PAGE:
• For experienced investors, Smartshares’ and SuperLife’s funds provide cost effective building blocks for a portfolio, plus offer a high level of customisation given how wide their range is.

However, the range of funds can be a little confusing and investors will need to do some research to build out a well-rounded portfolio and avoid overlap between funds – adding extra funds may just end up increasing the concentration of your portfolio rather than diversifying it. SuperLife’s funds which largely duplicates the Smartshares range, adds to the confusion. Improving the transparency of their funds (such as showing a full breakdown of their holdings and geographic spread) would greatly help investors here.

There are also plenty of competing funds offered by the likes of Vanguard and Kernel which could (depending on your personal circumstances) work out better than Smartshares and SuperLife. While Smartshares and SuperLife’s funds have reasonable fees, outside of the Core Series ETFs the fees are at the higher end for passively managed funds. But regardless of whose funds you choose, Smartshares and SuperLife funds are always reliable options for your portfolio, and are probably smarter than picking your own shares.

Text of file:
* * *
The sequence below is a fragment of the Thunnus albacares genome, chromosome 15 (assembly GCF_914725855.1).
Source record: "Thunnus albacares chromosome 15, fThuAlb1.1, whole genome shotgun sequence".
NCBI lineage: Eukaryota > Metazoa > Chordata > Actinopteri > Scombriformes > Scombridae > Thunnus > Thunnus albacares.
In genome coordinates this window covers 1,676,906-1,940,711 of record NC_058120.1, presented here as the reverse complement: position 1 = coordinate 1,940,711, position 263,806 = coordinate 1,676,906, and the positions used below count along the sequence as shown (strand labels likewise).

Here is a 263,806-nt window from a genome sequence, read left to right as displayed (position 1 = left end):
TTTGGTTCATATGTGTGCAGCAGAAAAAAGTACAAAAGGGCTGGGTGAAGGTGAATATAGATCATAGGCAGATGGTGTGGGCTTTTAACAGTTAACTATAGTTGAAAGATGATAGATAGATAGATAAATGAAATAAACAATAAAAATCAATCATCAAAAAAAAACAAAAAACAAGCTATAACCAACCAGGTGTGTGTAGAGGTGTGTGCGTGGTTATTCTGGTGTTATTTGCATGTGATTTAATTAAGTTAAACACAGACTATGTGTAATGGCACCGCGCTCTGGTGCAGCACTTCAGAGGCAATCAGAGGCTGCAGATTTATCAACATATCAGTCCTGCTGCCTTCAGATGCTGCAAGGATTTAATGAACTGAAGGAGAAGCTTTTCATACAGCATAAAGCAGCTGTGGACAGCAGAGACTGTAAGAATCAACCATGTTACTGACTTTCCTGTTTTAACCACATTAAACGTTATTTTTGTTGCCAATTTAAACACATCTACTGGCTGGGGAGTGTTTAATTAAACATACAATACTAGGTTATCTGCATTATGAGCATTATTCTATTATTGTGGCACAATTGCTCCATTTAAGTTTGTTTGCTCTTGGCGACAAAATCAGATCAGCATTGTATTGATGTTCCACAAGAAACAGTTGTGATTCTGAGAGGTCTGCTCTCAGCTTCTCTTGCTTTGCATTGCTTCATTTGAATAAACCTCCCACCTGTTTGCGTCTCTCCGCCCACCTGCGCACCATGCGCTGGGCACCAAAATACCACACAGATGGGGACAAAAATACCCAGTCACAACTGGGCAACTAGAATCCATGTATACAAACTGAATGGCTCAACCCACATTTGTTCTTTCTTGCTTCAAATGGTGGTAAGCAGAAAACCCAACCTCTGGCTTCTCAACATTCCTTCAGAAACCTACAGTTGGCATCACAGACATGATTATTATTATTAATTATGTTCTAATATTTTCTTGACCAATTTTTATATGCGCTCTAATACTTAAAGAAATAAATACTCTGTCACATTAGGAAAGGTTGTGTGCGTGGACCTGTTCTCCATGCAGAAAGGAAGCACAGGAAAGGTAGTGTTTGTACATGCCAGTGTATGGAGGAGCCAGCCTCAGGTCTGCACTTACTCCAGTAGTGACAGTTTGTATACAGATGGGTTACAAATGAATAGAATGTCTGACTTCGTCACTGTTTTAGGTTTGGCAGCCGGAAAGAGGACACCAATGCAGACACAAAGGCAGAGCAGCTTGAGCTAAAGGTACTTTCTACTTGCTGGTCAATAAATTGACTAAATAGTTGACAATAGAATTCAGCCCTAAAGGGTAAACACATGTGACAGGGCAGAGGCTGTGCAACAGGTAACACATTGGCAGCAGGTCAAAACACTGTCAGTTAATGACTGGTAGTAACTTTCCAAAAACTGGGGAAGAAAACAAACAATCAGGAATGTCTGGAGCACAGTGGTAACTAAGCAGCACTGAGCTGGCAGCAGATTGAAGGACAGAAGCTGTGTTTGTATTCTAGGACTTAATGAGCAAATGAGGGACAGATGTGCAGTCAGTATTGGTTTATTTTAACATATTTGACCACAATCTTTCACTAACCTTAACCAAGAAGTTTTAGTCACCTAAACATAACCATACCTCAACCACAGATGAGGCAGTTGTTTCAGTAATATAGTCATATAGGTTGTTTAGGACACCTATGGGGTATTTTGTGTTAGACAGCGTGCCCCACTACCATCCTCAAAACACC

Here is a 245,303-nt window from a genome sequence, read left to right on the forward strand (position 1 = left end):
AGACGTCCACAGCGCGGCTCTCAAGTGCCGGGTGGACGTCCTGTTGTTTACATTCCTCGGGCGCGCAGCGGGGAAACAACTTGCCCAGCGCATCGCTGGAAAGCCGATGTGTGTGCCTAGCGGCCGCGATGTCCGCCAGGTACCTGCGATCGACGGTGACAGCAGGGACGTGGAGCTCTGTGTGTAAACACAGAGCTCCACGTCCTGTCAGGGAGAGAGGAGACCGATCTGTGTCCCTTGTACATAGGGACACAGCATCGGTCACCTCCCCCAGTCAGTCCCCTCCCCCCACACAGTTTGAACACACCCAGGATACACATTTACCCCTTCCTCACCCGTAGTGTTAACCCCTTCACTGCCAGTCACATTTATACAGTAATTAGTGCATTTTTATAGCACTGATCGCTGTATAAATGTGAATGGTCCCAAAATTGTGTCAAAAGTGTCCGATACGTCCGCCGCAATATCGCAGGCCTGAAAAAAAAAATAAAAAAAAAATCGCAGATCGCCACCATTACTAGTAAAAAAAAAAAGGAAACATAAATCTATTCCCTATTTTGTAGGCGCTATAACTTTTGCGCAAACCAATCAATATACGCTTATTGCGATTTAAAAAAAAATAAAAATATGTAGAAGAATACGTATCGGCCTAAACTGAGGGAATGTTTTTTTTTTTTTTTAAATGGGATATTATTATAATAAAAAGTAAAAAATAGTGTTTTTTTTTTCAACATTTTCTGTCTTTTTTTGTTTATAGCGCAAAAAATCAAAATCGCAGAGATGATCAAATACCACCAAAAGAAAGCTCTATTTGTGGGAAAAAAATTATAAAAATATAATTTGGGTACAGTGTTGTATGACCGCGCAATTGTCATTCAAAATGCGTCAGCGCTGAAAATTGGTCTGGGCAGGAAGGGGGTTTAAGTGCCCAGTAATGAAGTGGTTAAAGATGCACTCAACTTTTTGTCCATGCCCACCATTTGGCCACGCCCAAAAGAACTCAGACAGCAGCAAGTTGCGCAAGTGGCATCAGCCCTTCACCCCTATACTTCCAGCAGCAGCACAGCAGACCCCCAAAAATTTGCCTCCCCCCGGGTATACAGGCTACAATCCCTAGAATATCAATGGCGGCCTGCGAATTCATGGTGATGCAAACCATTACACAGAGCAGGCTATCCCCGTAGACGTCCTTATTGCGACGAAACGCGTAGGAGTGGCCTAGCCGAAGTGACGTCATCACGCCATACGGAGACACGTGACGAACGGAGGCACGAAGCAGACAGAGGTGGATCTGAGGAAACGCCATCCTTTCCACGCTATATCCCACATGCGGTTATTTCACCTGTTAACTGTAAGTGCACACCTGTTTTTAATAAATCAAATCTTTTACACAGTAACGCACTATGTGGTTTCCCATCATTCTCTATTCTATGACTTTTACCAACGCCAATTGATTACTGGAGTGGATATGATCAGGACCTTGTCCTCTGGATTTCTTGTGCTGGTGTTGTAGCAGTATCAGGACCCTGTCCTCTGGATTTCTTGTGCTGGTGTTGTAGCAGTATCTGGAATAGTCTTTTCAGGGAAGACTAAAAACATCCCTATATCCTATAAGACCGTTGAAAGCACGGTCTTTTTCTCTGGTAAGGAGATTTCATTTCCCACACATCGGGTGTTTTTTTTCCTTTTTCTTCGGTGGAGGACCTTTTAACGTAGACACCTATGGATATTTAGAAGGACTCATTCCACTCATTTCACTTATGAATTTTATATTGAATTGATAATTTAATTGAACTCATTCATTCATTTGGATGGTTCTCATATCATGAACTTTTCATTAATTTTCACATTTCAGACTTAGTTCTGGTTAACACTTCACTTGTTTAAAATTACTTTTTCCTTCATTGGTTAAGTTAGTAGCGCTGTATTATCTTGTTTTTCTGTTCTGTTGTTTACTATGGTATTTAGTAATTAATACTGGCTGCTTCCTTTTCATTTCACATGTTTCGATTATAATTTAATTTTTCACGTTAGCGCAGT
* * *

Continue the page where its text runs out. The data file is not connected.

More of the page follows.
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Disclaimer

The content of this article is based on Money King NZ’s opinion and should not be considered financial advice. The information should never be used without first assessing your own personal and financial situation, and conducting your own research. You may wish to consult with an authorised financial adviser before making any investment decisions.